Sectional Spotlight

Simon Rowlands reveals which horse is already carrying his cash in the Champion Bumper after impressing on debut.

  • Wednesday 11 November
  • Blog
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The Cheltenham Festival in March may seem a long way off but the betting on many of the races there is already taking shape.

Easysland at 2/1 for the Cross Country Chase is the shortest-priced favourite that I can see, followed by Envoi Allen (9/4, Marsh Novices’ Chase), Shishkin (7/2, Arkle Chase) and Honeysuckle (7/2, Mares’ Hurdle).  

Not quite in that bracket, but still notably short for the time of year, is SIR GERHARD at 6/1 for the Champion Bumper.

The Gordon Elliott-trained five-year-old has run once since graduating from points, winning easily at Down Royal on 31 October, on what was a red (white sash, blue cap) letter day for owners Cheveley Park Stud.

Earlier on, their Quilixios won the Three-Year-Old Hurdle (and is now 14/1 favourite for the Triumph Hurdle) and their Ballyadam won a maiden hurdle. The latter is now 14/1 joint-favourite for the Ballymore Novices’ Hurdle and 20/1 for the Supreme Novices’ Hurdle.

To that embarrassment of riches may be added: Envoi Allen; Ferny Hollow (favourite for the Supreme); and Allaho (my idea of the likeliest winner of the Ryanair Chase). I have probably missed a few.

Most of those need no introduction, but Sir Gerhard possibly does. There is good reason to think that we will be hearing a great deal more of him hereafter.

His was one of four races at two miles and 100 yards on that Down Royal card, but with the other three taking place over hurdles, and every timing-based comparison makes him look good.

First, let’s look at the overall times themselves, throwing in the well-run Grade B handicap hurdle won by Cayd Boy for good measure. To make the necessary comparisons, we need to know how much hurdles slow down a horse, or the absence of hurdles in a bumper speeds it up if you like.

This estimated value has changed with me over the years, since the bumper ratings I invented were first published by Timeform in 1992. An extensive study I did in 2017 suggests it should be 0.40s for single flights in isolation but about 0.63s per flight otherwise. Please let me know if you think differently!

Given that the two-mile hurdlers jumped nine flights on that Down Royal card, Sir Gerhard would need to run 5.7s quicker to achieve the same time-based performance figure if carrying the same weight.

He was about that much quicker than Cayd Boy (who won off a mark of 134) and much quicker than the other two, carrying more weight than all of them into the bargain.

The important column in that table is the “as lbs” one, which converts the times recorded compared to (my) standard time, and adjusted for weights carried, into a relative poundage difference.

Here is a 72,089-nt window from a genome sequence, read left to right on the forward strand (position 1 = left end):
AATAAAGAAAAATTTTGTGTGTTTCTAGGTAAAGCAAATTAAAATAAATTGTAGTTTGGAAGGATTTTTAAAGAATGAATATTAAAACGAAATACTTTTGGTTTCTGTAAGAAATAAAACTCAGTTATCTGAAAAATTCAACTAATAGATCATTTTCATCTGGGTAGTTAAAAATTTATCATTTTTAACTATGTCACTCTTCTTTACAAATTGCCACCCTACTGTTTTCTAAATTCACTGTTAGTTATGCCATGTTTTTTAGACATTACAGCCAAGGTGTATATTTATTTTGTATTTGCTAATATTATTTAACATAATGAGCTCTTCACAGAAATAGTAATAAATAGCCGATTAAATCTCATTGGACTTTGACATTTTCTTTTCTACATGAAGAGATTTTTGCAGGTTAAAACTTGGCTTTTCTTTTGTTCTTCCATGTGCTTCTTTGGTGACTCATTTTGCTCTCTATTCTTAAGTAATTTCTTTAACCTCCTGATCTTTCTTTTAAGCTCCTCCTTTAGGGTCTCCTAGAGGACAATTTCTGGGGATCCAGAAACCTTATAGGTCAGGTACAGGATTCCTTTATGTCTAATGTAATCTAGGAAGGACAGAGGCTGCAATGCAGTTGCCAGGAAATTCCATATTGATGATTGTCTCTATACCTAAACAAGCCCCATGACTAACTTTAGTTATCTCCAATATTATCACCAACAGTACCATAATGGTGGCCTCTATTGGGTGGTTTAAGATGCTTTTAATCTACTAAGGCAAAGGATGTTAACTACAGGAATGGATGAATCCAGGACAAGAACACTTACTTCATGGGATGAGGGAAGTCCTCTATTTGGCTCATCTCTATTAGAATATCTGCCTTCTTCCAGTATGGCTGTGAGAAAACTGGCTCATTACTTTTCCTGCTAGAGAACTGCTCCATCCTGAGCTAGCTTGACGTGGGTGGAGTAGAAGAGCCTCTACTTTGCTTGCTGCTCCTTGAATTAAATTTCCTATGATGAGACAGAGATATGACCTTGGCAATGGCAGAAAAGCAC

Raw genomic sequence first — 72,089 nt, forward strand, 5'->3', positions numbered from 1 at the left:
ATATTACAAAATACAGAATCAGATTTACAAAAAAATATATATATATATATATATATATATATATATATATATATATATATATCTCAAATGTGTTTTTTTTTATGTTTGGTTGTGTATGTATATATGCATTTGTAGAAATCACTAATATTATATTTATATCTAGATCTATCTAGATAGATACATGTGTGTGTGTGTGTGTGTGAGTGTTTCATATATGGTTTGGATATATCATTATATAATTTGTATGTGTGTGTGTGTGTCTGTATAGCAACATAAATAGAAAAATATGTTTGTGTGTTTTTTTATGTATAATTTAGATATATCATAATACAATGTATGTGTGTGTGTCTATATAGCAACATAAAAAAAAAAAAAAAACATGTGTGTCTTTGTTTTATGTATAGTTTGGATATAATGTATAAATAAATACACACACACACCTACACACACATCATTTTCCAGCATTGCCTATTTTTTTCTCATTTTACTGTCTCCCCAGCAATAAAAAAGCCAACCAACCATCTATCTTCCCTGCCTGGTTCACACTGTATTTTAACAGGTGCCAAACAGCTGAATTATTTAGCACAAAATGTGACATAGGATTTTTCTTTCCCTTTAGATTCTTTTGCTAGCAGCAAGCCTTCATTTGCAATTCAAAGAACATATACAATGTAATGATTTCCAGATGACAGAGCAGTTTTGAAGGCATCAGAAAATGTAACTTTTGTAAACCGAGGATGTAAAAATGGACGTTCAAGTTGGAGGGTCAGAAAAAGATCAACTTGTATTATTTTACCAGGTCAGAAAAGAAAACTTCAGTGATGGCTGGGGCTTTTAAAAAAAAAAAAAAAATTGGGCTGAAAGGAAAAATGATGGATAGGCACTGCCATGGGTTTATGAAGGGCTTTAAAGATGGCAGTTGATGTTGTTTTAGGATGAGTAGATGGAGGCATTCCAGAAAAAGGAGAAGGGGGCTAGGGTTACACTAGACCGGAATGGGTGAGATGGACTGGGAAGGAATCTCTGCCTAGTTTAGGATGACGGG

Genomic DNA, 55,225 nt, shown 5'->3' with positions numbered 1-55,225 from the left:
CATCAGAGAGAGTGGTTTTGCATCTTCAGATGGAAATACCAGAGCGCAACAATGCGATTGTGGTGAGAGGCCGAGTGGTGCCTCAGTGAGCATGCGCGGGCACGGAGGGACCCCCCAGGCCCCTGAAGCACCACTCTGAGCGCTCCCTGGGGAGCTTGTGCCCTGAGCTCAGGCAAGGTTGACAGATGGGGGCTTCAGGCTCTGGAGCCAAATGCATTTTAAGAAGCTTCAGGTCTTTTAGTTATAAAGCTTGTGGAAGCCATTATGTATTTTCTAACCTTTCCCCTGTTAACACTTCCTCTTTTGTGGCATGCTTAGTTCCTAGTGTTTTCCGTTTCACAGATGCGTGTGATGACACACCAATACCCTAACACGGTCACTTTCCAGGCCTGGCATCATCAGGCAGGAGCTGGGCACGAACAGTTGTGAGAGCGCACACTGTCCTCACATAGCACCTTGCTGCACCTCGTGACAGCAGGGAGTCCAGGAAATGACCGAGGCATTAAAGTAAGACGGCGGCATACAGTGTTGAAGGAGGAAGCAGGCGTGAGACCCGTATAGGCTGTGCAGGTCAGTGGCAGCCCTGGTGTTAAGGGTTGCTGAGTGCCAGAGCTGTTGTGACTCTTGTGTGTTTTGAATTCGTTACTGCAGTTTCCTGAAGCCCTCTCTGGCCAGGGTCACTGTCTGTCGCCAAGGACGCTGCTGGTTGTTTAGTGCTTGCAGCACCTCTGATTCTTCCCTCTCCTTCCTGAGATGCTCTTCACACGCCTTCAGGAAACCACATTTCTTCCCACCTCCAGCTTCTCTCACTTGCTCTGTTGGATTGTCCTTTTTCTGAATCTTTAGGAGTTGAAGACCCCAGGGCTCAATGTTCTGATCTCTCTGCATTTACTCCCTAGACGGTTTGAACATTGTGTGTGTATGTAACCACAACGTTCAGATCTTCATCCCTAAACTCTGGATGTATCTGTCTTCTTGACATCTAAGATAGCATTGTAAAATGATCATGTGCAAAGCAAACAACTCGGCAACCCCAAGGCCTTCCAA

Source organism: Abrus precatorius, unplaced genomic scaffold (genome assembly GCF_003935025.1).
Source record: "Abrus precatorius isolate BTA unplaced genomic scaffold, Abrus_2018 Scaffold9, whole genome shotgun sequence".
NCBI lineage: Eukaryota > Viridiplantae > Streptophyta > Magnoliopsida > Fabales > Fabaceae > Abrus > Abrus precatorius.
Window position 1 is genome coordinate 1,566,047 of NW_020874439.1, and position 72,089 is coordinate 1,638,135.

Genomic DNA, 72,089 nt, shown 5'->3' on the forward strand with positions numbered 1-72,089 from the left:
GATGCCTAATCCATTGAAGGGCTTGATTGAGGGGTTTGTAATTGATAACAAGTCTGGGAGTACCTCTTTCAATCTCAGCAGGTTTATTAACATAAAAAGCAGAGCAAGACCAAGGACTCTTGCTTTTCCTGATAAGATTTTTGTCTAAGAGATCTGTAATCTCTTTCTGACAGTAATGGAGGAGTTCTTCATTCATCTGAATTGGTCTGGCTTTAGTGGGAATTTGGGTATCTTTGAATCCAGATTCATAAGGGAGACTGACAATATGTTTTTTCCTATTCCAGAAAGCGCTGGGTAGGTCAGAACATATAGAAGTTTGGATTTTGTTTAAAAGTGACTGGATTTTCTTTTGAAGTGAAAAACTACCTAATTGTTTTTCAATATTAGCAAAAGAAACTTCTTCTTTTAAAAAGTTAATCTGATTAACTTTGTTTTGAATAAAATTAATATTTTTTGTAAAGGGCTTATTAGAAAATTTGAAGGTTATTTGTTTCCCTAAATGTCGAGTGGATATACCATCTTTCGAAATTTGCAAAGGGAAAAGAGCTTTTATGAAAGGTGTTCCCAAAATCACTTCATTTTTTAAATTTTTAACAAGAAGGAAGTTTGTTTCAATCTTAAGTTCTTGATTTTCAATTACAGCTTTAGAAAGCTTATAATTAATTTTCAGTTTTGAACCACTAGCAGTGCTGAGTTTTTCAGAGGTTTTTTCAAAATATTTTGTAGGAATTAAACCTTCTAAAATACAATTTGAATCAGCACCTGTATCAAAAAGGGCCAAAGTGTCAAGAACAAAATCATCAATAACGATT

Using my methodology, Sir Gerhard was 6 lb, 13 lb and 41 lb quicker than a trio of hurdlers whose performance ratings were around the 140 mark. A timefigure of “just” 138 on him could be considered to be conservative but still has him as easily the best bumper horse seen this season and good enough to win or nearly win the Champion Bumper in an ordinary year.

Sir Gerhard
Sir Gerhard won by 14 lengths on debut at Down Royal.

I should point out that my bumper ratings are markedly higher than some other sources’. One of the original purposes of bumper ratings was as a guide to what could be expected when a horse first ventured over jumps and they were deliberately pitched low with the expectation of thereafter rising.

Time comparisons and subsequent hurdling performances suggest the top bumper horses should be rated around 140, if not more: leading novice hurdlers (often the same horses just a year or so further down the line) tend to be in the 150s.

Clearly, not all of those Down Royal hurdle races were truly run. Either that, or Ballyadam and especially Quilixios are not much good. That seems improbable.

So I looked at the sectional comparisons. Usually, this would be taken from when a horse clears an obstacle or passes the same juncture in a bumper, but the latter was not possible at Down Royal.

Fortunately, the course had put up extensive furlong markers. This is what the figures for the winners themselves say.

It can be seen that Ballyadam was particularly slow in the opening section, then faster in the next mile. Meanwhile, Quilixios got away quickly enough then slammed on the brakes mid-race before finishing quickest – but only just quickest – of the hurdlers. Cayd Boy looks to have distributed his energy more evenly, which is what you would expect given his overall time.

Down Royal is a long track with sweeping bends which drops 5m approaching the 2f marker, hence those faster-than-normal finishing speed %s.  

But look at those figures for Sir Gerhard: pretty quick to begin with (the 12f marker coincides with the third flight), solid mid-race, and impressively fast in the final quarter of a mile (in which two flights were jumped by the hurdlers). He banged in 13.6s for each of the last two furlongs on what was heavy going.

If that is not the mark of a good bumper horse, then I don’t know what is.

That hurdlers of the calibre of Quilixios,Ballyadam and Cayd Boy could be shown a clean pair of heels by a bumper debutant might have seemed disappointing on the day, but it may seem nothing of the sort in the fullness of time.

I have backed Sir Gerhard at 6/1 for the Champion Bumper, £20 of which (i.e. £140) will be donated to Racing Welfare if it cops. Wish me luck!  

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